PROMOTED VIDEO
Have you tried new the Independent Digital Edition apps?
Life and Style
Phillips Idowu, Stella McCartney and Jessica Ennis
fashionMcCartney to continue designing Team GB Olympics kit until 2016
Sport
Shinji Kagawa and Reece James celebrate after the latter scores in Manchester United's 7-0 victory over LA Galaxy
football
Voices
voicesGood for Lana Del Rey for helping kill that myth, writes Grace Dent
Sport
Farah returns to the track with something to prove
Commonwealth games
Life and Style
fashion Designs are part of feminist art project by a British student
Caption competition
Caption competition
Latest stories from i100
Have you tried new the Independent Digital Edition apps?
Daily Quiz
Independent Dating
and  

By clicking 'Search' you
are agreeing to our
Terms of Use.

Career Services

Day In a Page

Screwing your way to the top? Good for Lana Del Rey for helping kill that myth

Screwing your way to the top?

Good for Lana Del Rey for helping kill that myth, says Grace Dent
Will the young Britons fighting in Syria be allowed to return home and resume their lives?

Will Britons fighting in Syria be able to resume their lives?

Tony Blair's Terrorism Act 2006 has made it an offence to take part in military action abroad with a "political, ideological, religious or racial motive"
Beyoncé poses as Rosie the Riveter, the wartime poster girl who became a feminist pin-up

Beyoncé poses as Rosie the Riveter

The wartime poster girl became the ultimate American symbol of female empowerment
The quest to find the perfect pair of earphones: Are custom, 3D printed earbuds the solution?

The quest to find the perfect pair of earphones

Earphones don't fit properly, offer mediocre audio quality and can even be painful. So the quest to design the perfect pair is music to Seth Stevenson's ears
US Army's shooting star: Lt-Col Steven Cole is the man Hollywood calls when it wants to borrow a tank or check a military uniform

Meet the US Army's shooting star

Lt-Col Steven Cole is the man Hollywood calls when it wants to borrow a tank or check a military uniform
Climate change threatens to make the antarctic fur seal extinct

Take a good look while you can

How climate change could wipe out this seal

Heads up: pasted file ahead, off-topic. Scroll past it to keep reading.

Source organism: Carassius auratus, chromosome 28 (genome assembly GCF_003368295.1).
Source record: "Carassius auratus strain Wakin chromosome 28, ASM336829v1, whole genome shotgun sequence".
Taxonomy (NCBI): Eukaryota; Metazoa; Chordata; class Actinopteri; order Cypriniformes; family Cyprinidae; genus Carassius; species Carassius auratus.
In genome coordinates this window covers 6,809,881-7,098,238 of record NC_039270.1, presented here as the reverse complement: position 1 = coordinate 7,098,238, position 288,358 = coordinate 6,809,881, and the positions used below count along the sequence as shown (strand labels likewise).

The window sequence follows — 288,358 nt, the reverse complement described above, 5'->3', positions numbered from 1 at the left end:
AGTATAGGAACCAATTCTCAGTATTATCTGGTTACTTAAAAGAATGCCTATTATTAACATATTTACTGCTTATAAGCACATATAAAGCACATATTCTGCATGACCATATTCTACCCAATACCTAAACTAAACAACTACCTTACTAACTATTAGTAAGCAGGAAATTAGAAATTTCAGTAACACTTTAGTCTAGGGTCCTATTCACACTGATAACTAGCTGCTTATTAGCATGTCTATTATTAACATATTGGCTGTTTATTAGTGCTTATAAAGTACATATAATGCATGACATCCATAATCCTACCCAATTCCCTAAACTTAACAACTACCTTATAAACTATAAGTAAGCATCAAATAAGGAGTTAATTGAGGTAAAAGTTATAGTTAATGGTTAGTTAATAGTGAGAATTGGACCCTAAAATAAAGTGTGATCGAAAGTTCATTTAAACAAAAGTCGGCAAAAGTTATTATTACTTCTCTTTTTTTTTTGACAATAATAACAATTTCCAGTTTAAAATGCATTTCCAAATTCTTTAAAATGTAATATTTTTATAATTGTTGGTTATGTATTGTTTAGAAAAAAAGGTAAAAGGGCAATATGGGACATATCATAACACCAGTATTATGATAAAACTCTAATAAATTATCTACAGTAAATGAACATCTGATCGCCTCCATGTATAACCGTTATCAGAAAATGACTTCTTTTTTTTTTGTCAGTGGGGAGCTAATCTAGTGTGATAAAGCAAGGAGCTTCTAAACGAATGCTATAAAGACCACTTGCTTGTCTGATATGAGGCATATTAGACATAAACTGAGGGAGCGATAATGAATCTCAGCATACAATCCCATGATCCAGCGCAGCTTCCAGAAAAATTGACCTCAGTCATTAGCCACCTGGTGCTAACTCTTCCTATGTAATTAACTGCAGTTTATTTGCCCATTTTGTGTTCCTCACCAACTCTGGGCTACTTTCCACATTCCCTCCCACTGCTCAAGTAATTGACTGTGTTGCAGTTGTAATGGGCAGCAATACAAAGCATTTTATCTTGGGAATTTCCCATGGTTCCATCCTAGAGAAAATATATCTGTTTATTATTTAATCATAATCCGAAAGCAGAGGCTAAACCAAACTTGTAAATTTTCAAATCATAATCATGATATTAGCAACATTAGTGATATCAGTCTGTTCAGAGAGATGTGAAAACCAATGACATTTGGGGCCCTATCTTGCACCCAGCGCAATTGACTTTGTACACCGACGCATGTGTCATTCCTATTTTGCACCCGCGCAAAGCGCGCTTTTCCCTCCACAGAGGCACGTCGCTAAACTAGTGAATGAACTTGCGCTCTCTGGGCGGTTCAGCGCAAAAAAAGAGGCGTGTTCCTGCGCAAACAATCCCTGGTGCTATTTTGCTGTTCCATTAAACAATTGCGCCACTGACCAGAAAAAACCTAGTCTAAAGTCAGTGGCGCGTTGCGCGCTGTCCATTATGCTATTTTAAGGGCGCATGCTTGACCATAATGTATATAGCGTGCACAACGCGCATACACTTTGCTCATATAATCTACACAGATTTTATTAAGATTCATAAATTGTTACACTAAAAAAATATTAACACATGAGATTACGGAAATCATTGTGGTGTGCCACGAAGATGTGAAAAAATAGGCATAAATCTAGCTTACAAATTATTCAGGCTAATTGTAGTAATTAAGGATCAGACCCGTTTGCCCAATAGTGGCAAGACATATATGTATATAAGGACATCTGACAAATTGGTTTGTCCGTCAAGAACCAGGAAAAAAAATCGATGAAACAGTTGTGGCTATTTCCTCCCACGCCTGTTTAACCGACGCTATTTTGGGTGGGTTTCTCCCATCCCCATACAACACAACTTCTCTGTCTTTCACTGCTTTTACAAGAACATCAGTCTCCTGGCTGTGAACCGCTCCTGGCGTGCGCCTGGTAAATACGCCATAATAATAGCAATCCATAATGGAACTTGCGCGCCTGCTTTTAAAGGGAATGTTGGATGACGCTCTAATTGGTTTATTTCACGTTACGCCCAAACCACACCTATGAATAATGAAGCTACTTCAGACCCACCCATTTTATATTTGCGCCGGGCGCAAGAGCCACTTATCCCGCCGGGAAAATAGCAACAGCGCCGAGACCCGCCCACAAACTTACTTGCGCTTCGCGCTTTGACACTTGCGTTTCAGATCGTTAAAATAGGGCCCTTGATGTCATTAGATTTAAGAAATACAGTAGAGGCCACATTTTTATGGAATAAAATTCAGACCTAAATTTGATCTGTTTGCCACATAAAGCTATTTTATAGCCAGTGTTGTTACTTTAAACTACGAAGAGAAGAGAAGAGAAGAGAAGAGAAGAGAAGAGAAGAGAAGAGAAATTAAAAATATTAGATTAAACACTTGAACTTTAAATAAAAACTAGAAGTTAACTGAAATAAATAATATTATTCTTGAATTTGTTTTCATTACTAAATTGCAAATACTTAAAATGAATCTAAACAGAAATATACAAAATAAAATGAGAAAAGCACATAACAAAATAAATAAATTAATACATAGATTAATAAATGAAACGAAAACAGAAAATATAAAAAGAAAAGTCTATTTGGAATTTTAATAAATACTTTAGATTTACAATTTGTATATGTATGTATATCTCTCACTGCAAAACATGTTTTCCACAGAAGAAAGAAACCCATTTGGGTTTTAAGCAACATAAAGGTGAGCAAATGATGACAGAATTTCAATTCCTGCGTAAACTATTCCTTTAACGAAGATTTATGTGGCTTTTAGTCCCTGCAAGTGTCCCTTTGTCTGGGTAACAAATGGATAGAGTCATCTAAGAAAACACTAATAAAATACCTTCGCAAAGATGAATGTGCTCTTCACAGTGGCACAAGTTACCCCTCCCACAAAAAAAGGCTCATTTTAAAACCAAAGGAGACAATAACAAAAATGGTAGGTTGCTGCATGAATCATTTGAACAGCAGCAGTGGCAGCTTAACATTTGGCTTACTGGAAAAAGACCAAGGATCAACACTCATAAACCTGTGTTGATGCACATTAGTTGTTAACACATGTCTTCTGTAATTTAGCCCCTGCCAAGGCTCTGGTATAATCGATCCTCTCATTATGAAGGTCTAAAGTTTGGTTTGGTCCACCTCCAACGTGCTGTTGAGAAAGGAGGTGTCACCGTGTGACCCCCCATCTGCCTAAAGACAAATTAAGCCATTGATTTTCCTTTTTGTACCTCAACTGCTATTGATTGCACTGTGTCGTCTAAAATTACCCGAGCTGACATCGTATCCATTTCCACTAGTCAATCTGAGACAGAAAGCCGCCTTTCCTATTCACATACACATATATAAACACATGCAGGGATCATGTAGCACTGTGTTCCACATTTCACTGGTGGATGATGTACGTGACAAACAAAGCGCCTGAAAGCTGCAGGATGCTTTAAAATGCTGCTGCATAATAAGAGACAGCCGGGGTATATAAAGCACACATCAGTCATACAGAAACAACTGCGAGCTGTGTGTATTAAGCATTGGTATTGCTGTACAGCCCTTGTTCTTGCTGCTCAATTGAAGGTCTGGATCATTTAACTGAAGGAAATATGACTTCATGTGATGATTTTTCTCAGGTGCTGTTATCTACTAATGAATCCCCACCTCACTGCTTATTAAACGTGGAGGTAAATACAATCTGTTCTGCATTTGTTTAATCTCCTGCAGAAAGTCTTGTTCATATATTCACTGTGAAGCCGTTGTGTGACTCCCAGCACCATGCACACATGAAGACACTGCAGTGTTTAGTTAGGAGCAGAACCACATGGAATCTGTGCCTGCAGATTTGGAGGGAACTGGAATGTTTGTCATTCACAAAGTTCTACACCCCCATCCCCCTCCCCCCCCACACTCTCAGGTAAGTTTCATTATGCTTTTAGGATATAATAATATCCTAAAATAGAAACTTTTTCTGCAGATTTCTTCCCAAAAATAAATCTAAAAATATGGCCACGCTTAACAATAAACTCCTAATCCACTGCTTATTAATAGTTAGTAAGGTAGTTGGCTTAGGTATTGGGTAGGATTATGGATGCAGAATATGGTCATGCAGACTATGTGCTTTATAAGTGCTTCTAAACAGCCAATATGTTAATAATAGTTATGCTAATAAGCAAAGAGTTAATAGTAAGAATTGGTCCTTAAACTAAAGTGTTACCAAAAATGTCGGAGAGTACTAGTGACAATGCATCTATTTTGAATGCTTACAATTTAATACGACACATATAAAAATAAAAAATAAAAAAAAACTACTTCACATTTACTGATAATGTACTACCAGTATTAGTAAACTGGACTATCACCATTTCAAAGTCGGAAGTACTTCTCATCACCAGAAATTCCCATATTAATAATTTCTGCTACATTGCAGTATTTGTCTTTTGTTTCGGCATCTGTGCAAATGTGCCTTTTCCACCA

Should emergency hospital weddings be made easier for the terminally ill?

Farewell, my lovely

Should emergency hospital weddings be made easier?
Man Booker Prize 2014 longlist: Crowdfunded novel nominated for first time

Crowdfunded novel nominated for Booker Prize

Paul Kingsnorth's 'The Wake' is in contention for the prestigious award
Vladimir Putin employs a full-time food taster to ensure his meals aren't poisoned

Vladimir Putin employs a full-time food taster

John Walsh salutes those brave souls who have, throughout history, put their knives on the line
Tour de France effect brings Hollywood blockbusters to Yorkshire

Tour de France effect brings Hollywood blockbusters to Yorkshire

A $25m thriller starring Sam Worthington to be made in God's Own Country
Will The Minerva Project - the first 'elite' American university to be launched in a century - change the face of higher learning?

Will The Minerva Project change the face of higher learning?

The university has no lecture halls, no debating societies, no sports teams and no fraternities. Instead, the 33 students who have made the cut at Minerva, will travel the world and change the face of higher learning
The 10 best pedicure products

Feet treat: 10 best pedicure products

Bags packed and all prepped for holidays, but feet in a state? Get them flip-flop-ready with our pick of the items for a DIY treatment
Commonwealth Games 2014: Great Scots! Planes and pipers welcome in Glasgow's Games

Commonwealth Games 2014

Great Scots! Planes and pipers welcome in Glasgow's Games
Jack Pitt-Brooke: Manchester City and Patrick Vieira make the right stand on racism

Jack Pitt-Brooke

Manchester City and Patrick Vieira make the right stand on racism
How Terry Newton tragedy made iron men seek help to tackle their psychological demons

How Newton tragedy made iron men seek help to tackle their psychological demons

Over a hundred rugby league players have contacted clinic to deal with mental challenges of game